Sun ’n Fun air show still dazzles after four decades

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Winged beauty queens of aluminum, wood and carbon fiber graced the runway at the 40th annual Sun ‘n Fun International Fly-In and Expo in Lakeland Florida. From April 1-6 the grounds near the Lakeland Linder Airport received a flux of more than 200,000 visitors and a purported economic boost of around $2 million.

Here, the air traffic matched the car traffic as many attendees flew in on their own small planes and camped out at the site, nestled in the shadow of historical aircrafts such as the World War II bomber, the B-17 – “The Silver Queen” – only 12 of which are said to still be operable.

Part museum, part fundraiser and part educational outreach opportunity, the expo beckons all who have ever dreamed of flying. Pilots and dilettantes alike were able to find a niche at the event with a program packed with seminars, workshops, auctions and even a Catholic mass. Some came closer to stars of the human variety at the Dinner with Legends fundraising event; for $525-$785 you could share a meal with astronaut Buzz Aldrin, WWII Tuskegee Airman Colonel Charles McGee and members of the WWII Women Air Service Pilots among other aviation legends.

Temperatures reached the high 70s at the peak of the expo but the World War II-era soldiers, pin ups and nurses milling around the grounds were no mirage. Asked what it felt like to play the bad guy, a World War II Nazi nurse reenactor laughed, “Well, I’m German and I like the uniform.”

“We like to do it because we’re history geeks. We like to keep history alive,” she added, waving at an American World War II soldier, out of character, no doubt.

The reenactors, along with set up and production crew and many owners of the antique planes on display were volunteers, a testament to the intense passion that fuels the expo. People from more than 82 different countries came to see things such as vintage wooden propellers and now-extinct engines, airborne museums and relics of olden times. Make the charming mistake of starting a conversation with a starry-eyed visitor and you are in for a long and detailed response.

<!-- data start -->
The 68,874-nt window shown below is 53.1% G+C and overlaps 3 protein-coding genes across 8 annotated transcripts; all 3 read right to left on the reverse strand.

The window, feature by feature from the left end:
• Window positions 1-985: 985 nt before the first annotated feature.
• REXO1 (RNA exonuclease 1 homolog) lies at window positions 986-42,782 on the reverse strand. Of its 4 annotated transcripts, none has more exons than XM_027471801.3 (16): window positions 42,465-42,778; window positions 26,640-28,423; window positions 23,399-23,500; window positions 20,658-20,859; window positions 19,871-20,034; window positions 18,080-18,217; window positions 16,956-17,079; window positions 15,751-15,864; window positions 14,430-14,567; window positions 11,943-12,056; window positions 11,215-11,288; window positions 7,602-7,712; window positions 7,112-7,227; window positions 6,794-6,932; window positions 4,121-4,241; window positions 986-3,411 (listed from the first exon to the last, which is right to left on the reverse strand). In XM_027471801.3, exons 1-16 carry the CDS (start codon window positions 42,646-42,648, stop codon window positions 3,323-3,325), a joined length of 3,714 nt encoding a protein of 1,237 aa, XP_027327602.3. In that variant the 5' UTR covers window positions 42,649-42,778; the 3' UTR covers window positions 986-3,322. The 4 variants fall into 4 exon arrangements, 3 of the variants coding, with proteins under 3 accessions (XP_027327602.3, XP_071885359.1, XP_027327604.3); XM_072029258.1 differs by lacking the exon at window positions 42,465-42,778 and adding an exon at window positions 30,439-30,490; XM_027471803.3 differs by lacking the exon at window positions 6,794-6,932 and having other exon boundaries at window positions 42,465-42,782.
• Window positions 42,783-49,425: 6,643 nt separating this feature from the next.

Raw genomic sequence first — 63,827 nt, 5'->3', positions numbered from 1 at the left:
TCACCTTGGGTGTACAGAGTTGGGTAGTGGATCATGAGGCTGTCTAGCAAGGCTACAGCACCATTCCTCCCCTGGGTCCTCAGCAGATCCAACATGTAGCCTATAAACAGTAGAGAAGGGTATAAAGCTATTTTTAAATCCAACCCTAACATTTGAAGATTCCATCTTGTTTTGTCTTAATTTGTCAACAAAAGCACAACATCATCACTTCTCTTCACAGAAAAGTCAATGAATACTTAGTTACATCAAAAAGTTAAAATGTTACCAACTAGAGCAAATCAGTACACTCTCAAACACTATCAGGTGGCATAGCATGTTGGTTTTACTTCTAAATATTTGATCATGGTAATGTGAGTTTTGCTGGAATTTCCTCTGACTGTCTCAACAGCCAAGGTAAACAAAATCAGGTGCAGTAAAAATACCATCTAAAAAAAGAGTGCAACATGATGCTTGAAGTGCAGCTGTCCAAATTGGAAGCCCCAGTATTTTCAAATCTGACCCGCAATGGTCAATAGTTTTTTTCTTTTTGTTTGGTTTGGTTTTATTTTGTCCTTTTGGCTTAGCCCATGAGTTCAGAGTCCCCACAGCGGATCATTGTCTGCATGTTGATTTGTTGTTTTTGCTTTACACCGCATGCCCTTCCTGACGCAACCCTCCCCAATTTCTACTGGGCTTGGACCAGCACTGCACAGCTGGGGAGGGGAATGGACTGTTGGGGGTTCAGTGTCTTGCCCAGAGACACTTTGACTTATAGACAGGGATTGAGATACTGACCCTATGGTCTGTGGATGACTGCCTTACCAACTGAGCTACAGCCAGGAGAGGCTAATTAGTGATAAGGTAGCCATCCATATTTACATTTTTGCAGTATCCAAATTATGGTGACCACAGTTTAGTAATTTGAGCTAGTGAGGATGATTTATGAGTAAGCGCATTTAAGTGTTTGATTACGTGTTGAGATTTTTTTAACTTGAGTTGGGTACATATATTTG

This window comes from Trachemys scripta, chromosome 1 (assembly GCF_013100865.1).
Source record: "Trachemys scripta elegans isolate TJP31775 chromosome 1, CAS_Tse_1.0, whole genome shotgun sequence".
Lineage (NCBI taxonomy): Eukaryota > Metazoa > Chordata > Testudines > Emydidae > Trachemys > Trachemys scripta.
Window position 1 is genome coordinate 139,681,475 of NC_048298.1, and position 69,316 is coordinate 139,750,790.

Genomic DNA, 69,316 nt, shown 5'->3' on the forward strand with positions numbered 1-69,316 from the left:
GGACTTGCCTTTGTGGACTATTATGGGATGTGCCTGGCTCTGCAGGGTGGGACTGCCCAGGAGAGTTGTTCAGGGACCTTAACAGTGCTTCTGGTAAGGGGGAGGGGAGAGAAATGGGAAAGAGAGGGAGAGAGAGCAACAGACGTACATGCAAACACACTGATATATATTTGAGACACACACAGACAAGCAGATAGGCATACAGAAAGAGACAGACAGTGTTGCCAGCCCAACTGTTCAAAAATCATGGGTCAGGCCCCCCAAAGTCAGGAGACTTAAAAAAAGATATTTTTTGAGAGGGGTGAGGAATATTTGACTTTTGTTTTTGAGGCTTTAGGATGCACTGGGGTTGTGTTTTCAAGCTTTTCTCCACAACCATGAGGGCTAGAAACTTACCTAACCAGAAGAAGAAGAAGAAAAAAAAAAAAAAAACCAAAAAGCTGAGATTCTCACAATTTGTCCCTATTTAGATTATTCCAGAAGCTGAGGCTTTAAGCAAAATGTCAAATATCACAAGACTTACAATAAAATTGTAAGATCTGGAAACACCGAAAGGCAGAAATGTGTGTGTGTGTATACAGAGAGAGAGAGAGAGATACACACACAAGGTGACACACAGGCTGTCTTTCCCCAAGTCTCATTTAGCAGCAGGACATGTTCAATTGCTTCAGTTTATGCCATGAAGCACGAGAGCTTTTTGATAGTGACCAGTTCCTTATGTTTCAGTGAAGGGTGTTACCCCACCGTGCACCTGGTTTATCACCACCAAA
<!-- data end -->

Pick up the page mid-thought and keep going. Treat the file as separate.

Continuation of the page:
“Come into my office,” Pilot Timothy A. Chopp, founder and president of the Berlin Airlift Historical Foundation joked as he motioned toward the cockpit.

Chopp cannot say with absolute certainty what drove him to create a museum inside a more than 6-decade-old C-54 plane he purchased for nearly $200,000 in 1993. “I have an answer for that: God. Because I don’t know why, I don’t have the answer,” Chopp mused. “I can remember as a 6-year-old boy I fell in love with a C-54.”

Parked next to a bomber plane, Phillip Karnes, a missionary pilot, was at the expo with Missionary Flights International (MFI). He makes multiple weekly trips to Haiti, delivering medical equipment, supplies and sometimes goats and chickens. For $5 visitors could climb aboard the plane and walk inside its steep incline. Karnes was more than happy to tell stories of “sheer beauty but also sheer terror.” Watching sharks swim in the Caribbean from the window classified as a bit of both.

Proceeds from tickets sales go toward the enrichment of aviation through scholarships for young pilots. Among the groups raising such funds is The Ninety-Nines, an international organization for women pilots.

“We’ve had this building here since 2000. Before that we had a trailer. And way back when, when Sun ‘n Fun first started in the 70s or 80s, we had a tent, out back somewhere,” Elinor Kline, a member of the 99’s, said, reflecting on the growing visibility of female pilots.

If all the other planes are beauty queens, the Blue Angels are the prima donnas of the aviation world. The Angels are the U.S. Navy’s flight demonstration squadron; they perform aerobatic feats in more than 70 shows nationwide every year. Last year’s government sequester grounded all performances, making their appearance at the expo this year extra special.

The roughly 500 vendors at the expo peddled more than just emblazoned t-shirts and overpriced beverages; visitors circled around tents selling headsets, specialized aviation equipment and yes, even airplanes. Each day culminated with a bombastic fireworks display, promising even better things to come when the expo returns on April 21 next year.

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